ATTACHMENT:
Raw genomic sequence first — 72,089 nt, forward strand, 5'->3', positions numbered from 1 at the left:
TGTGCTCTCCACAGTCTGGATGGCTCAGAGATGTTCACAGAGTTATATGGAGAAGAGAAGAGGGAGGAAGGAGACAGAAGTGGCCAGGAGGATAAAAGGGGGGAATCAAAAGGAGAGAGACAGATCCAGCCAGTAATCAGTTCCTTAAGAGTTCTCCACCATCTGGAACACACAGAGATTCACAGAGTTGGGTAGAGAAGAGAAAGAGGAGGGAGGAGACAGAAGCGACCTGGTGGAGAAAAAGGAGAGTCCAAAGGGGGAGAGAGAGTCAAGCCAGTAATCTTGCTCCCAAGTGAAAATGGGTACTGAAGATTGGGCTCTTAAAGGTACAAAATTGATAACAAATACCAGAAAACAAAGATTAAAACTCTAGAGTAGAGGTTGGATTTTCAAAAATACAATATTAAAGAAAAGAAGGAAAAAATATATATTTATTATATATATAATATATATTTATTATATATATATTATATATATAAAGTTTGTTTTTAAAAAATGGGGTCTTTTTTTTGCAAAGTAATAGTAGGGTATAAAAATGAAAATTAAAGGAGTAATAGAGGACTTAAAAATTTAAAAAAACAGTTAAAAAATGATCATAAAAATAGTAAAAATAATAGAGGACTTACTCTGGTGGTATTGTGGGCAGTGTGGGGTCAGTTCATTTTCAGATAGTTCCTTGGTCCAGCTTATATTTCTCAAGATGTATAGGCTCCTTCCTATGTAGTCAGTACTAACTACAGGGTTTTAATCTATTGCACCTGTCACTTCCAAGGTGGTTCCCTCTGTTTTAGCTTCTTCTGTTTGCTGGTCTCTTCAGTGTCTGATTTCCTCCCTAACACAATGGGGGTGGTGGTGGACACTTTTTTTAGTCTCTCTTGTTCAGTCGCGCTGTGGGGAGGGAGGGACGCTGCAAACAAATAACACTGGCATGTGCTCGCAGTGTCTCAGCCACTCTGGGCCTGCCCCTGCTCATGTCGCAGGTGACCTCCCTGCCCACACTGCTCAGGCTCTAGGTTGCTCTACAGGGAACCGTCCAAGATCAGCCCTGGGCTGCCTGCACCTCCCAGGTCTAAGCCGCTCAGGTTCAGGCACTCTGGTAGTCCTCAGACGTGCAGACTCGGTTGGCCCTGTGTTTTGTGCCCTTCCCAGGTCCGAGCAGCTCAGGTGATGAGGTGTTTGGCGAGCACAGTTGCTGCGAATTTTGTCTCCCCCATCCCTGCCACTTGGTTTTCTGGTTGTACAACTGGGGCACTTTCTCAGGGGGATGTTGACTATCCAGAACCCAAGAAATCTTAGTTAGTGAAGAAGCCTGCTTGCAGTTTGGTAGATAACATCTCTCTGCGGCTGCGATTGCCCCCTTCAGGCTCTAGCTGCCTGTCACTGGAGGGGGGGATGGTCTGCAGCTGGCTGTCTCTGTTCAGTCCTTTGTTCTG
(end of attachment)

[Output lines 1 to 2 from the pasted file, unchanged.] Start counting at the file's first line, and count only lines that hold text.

Raw genomic sequence first — 72,089 nt, forward strand, 5'->3', positions numbered from 1 at the left:
TGTGCTCTCCACAGTCTGGATGGCTCAGAGATGTTCACAGAGTTATATGGAGAAGAGAAGAGGGAGGAAGGAGACAGAAGTGGCCAGGAGGATAAAAGGGGGGAATCAAAAGGAGAGAGACAGATCCAGCCAGTAATCAGTTCCTTAAGAGTTCTCCACCATCTGGAACACACAGAGATTCACAGAGTTGGGTAGAGAAGAGAAAGAGGAGGGAGGAGACAGAAGCGACCTGGTGGAGAAAAAGGAGAGTCCAAAGGGGGAGAGAGAGTCAAGCCAGTAATCTTGCTCCCAAGTGAAAATGGGTACTGAAGATTGGGCTCTTAAAGGTACAAAATTGATAACAAATACCAGAAAACAAAGATTAAAACTCTAGAGTAGAGGTTGGATTTTCAAAAATACAATATTAAAGAAAAGAAGGAAAAAATATATATTTATTATATATATAATATATATTTATTATATATATATTATATATATAAAGTTTGTTTTTAAAAAATGGGGTCTTTTTTTTGCAAAGTAATAGTAGGGTATAAAAATGAAAATTAAAGGAGTAATAGAGGACTTAAAAATTTAAAAAAACAGTTAAAAAATGATCATAAAAATAGTAAAAATAATAGAGGACTTACTCTGGTGGTATTGTGGGCAGTGTGGGGTCAGTTCATTTTCAGATAGTTCCTTGGTCCAGCTTATATTTCTCAAGATGTATAGGCTCCTTCCTATGTAGTCAGTACTAACTACAGGGTTTTAATCTATTGCACCTGTCACTTCCAAGGTGGTTCCCTCTGTTTTAGCTTCTTCTGTTTGCTGGTCTCTTCAGTGTCTGATTTCCTCCCTAACACAATGGGGGTGGTGGTGGACACTTTTTTTAGTCTCTCTTGTTCAGTCGCGCTGTGGGGAGGGAGGGACGCTGCAAACAAATAACACTGGCATGTGCTCGCAGTGTCTCAGCCACTCTGGGCCTGCCCCTGCTCATGTCGCAGGTGACCTCCCTGCCCACACTGCTCAGGCTCTAGGTTGCTCTACAGGGAACCGTCCAAGATCAGCCCTGGGCTGCCTGCACCTCCCAGGTCTAAGCCGCTCAGGTTCAGGCACTCTGGTAGTCCTCAGACGTGCAGACTCGGTTGGCCCTGTGTTTTGTGCCCTTCCCAGGTCCGAGCAGCTCAGGTGATGAGGTGTTTGGCGAGCACAGTTGCTGCGAATTTTGTCTCCCCCATCCCTGCCACTTGGTTTTCTGGTTGTACAACTGGGGCACTTTCTCAGGGGGATGTTGACTATCCAGAACCCAAGAAATCTTAGTTAGTGAAGAAGCCTGCTTGCAGTTTGGTAGATAACATCTCTCTGCGGCTGCGATTGCCCCCTTCAGGCTCTAGCTGCCTGTCACTGGAGGGGGGGATGGTCTGCAGCTGGCTGTCTCTGTTCAGTCCTTTGTTCTG